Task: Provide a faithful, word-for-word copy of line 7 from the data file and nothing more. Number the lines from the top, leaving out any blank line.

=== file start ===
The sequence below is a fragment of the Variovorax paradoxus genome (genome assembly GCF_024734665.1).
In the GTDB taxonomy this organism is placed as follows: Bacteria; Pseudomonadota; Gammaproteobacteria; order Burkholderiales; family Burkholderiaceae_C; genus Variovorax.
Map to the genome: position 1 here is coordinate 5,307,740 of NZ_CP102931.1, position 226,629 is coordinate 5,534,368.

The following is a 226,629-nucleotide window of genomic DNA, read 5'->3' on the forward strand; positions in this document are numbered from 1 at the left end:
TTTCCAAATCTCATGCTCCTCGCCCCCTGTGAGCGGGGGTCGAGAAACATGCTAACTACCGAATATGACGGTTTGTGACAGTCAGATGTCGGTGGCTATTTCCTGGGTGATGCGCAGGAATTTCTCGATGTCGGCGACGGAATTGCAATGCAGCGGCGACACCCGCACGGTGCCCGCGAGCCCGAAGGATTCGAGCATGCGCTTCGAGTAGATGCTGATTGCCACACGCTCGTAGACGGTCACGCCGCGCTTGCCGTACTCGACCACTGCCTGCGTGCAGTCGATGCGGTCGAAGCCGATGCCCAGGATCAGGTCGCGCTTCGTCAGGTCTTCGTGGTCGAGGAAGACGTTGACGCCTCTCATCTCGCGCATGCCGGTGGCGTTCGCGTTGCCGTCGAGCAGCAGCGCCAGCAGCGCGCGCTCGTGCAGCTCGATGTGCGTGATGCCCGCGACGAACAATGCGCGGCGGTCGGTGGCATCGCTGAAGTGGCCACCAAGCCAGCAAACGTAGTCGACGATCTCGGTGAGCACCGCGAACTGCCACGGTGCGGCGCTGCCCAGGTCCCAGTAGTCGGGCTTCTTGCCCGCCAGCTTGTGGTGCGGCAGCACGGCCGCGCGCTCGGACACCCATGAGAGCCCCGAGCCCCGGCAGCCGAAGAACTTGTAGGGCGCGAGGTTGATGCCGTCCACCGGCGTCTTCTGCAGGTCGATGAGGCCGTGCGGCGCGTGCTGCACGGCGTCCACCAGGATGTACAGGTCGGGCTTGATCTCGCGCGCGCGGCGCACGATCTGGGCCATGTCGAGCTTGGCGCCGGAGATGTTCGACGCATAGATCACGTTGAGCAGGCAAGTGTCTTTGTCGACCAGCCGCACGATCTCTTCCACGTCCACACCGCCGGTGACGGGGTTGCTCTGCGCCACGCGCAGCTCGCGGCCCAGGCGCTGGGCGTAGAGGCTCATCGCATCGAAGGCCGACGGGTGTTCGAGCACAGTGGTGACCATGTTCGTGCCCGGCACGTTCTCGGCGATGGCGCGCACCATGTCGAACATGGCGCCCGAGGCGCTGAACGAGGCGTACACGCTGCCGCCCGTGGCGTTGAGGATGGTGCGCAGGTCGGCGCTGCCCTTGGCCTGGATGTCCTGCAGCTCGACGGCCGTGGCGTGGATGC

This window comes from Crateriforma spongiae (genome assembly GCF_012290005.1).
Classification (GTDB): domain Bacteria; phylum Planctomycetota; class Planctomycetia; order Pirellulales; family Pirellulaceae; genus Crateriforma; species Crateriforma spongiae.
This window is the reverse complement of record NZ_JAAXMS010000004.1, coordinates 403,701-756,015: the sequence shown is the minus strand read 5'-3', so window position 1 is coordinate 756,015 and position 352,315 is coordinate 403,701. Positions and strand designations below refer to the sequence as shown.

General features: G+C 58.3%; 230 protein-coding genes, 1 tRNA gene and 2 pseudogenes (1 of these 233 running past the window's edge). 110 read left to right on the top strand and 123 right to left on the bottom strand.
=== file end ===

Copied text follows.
Classification (GTDB): domain Bacteria; phylum Planctomycetota; class Planctomycetia; order Pirellulales; family Pirellulaceae; genus Crateriforma; species Crateriforma spongiae.